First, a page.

Andreas Schulze Baing
Lecturer in Urban Planning, University of Manchester
Wednesday 24 May, 2017
12.50 – 13.15


Spatial awareness – using mapping overlays to identify policy synergies and conflicts Using mapping overlays is commonly used by GIS professionals. Despite this, in practice it is rare to see an awareness of spatial contexts, synergies and conflicts between different policy sectors. This paper, based on a study for the Map4England initiative of the RTPI, reports on its key findings followed by illustrating selected examples linking household growth projections to areas of relative water stress and key landscape designations. In addition the paper also refers to the practice of spatial monitoring and planning in other European countries such as Germany, France and the Netherlands.


BIOGRAPHY:
Andreas has a background in spatial planning which he studied at the University of Dortmund/Germany graduating as a Diplomingenieur in 2001. Following this he worked on a research project about the long-term future of the Ruhr area (Städteregion Ruhr 2030) on themes such as spatial analysis, regional governance and inter-municipal cooperation. In 2003 he started a PhD project at the Department of Civic Design University of Liverpool investigated the evidence base for rural-urban relationships. In parallel to the PhD work he also participated in other planning-related research projects, including a study on national spatial planning for the RTPI and a concept for the international ideas competition Shrinking Cities.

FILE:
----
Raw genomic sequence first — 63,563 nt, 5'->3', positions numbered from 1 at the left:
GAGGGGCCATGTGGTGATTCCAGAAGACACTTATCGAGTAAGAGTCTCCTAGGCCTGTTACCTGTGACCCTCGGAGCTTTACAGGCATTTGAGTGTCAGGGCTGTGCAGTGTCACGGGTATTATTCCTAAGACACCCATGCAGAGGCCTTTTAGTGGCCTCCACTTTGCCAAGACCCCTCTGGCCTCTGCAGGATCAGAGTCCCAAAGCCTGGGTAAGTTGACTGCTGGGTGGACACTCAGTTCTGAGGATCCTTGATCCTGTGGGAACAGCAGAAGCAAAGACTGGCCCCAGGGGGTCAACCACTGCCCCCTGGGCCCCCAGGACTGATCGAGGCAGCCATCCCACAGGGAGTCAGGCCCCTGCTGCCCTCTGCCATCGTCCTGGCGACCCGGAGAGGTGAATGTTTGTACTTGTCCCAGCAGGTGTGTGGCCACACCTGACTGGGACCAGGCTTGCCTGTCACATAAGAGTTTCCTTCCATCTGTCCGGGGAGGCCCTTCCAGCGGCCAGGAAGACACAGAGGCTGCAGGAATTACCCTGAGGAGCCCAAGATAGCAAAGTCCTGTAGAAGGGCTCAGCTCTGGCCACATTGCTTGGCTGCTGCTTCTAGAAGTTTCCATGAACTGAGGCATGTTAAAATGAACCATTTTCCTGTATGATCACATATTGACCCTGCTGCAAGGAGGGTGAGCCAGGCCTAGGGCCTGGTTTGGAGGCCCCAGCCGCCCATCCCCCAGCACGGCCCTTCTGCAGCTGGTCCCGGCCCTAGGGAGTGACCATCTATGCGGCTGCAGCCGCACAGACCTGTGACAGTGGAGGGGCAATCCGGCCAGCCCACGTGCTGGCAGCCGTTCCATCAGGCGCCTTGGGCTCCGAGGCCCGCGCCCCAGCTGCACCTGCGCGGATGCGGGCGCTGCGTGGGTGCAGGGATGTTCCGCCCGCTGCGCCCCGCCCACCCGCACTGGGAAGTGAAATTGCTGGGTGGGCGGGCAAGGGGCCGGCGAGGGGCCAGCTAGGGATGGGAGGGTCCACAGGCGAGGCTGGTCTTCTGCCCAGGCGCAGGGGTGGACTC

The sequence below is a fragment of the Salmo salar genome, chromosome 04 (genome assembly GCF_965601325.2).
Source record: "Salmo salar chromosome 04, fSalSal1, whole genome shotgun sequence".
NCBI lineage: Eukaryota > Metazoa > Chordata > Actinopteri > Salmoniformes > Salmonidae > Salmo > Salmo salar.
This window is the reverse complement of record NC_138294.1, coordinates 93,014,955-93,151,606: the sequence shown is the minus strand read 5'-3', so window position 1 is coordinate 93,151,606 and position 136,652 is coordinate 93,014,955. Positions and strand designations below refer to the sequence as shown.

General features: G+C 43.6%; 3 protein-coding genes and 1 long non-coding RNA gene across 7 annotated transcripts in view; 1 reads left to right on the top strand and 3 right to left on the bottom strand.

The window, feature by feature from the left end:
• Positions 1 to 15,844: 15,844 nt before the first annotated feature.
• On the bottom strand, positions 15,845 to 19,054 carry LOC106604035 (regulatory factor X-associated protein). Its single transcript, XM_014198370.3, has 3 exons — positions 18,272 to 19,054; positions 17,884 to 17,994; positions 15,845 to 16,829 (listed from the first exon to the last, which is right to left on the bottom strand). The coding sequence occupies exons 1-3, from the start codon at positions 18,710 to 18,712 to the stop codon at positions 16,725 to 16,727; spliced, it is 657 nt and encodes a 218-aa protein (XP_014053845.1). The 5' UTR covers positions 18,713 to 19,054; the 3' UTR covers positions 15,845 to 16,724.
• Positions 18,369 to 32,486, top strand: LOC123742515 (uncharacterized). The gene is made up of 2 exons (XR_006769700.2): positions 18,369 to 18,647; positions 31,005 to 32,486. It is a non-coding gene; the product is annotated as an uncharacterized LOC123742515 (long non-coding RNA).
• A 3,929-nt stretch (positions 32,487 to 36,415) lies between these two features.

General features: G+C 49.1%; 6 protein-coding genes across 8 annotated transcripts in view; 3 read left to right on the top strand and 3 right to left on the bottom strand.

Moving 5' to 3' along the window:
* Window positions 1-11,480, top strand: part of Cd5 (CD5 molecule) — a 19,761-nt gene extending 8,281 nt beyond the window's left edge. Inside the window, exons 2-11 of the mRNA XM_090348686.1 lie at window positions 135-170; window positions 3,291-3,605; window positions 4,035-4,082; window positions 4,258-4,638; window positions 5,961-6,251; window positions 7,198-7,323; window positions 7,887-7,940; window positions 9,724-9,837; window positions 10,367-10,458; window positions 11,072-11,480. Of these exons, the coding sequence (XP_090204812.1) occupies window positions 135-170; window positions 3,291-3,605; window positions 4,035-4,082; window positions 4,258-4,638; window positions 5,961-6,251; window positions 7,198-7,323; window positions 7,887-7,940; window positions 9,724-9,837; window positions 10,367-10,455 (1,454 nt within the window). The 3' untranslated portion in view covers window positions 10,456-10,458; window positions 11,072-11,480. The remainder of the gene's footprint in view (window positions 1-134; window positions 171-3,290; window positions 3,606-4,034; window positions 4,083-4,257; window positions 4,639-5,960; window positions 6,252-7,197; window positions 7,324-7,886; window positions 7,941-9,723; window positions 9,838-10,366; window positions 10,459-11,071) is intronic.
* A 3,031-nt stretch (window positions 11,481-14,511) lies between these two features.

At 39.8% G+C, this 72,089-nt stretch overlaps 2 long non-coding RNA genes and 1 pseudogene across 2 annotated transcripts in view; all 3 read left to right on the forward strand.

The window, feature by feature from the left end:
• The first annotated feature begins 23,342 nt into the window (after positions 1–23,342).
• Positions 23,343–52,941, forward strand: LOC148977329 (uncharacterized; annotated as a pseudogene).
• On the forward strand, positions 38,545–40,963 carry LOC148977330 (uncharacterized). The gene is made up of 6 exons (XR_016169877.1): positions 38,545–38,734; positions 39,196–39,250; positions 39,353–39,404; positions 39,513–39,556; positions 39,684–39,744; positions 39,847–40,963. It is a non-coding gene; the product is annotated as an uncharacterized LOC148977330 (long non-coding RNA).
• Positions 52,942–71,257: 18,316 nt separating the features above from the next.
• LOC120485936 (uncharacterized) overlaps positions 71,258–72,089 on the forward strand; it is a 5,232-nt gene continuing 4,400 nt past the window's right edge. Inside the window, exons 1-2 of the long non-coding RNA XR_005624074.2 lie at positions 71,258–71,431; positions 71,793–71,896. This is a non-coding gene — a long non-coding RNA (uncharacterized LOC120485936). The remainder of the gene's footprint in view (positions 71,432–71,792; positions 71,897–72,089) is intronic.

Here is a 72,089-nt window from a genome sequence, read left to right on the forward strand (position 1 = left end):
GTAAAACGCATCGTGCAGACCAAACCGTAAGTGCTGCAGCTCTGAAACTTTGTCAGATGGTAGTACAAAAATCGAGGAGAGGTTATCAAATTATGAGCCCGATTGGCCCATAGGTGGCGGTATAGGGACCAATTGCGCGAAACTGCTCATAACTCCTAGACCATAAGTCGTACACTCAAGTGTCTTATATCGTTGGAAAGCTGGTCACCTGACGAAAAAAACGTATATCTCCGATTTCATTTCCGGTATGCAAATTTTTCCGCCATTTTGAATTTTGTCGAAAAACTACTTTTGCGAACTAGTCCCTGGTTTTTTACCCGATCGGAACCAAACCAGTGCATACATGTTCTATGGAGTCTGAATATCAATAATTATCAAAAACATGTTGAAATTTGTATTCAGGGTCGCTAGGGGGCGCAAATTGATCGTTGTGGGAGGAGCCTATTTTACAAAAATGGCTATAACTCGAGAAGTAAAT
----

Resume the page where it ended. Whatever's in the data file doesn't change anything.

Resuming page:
After the PhD, Andreas started working in 2007 in the Centre for Urban Policy Studies at the University of Manchester on a research fellowship in collaboration with English Partnerships. This project explored the links between social change and change in urban environments, primarily investigating links between deprivation and strategic brownfield reuse. Following this he worked on a range of projects including a report for the UK Housing and Neighbourhood Monitor, contributions to a project on the geography of housing market areas in England and an RTPI project on spatial expression of government policies and programmes. More recently Andreas worked at the University of Liverpool as a Research Associate for the Interreg project PURE Hubs. The project focused on developments in the rural-urban fringe and peri-urban areas focussing on the creation of so-called Hubs, projects of both public and private initiative linking rural and urban areas with project partners from the UK, Belgium, Netherlands and Germany. Andreas has since returned to the Centre for Urban Policy Studies at the University of Manchester, currently working on an online platform for a neighbourhood planning project and on analyses of Census 2011 commuting data.


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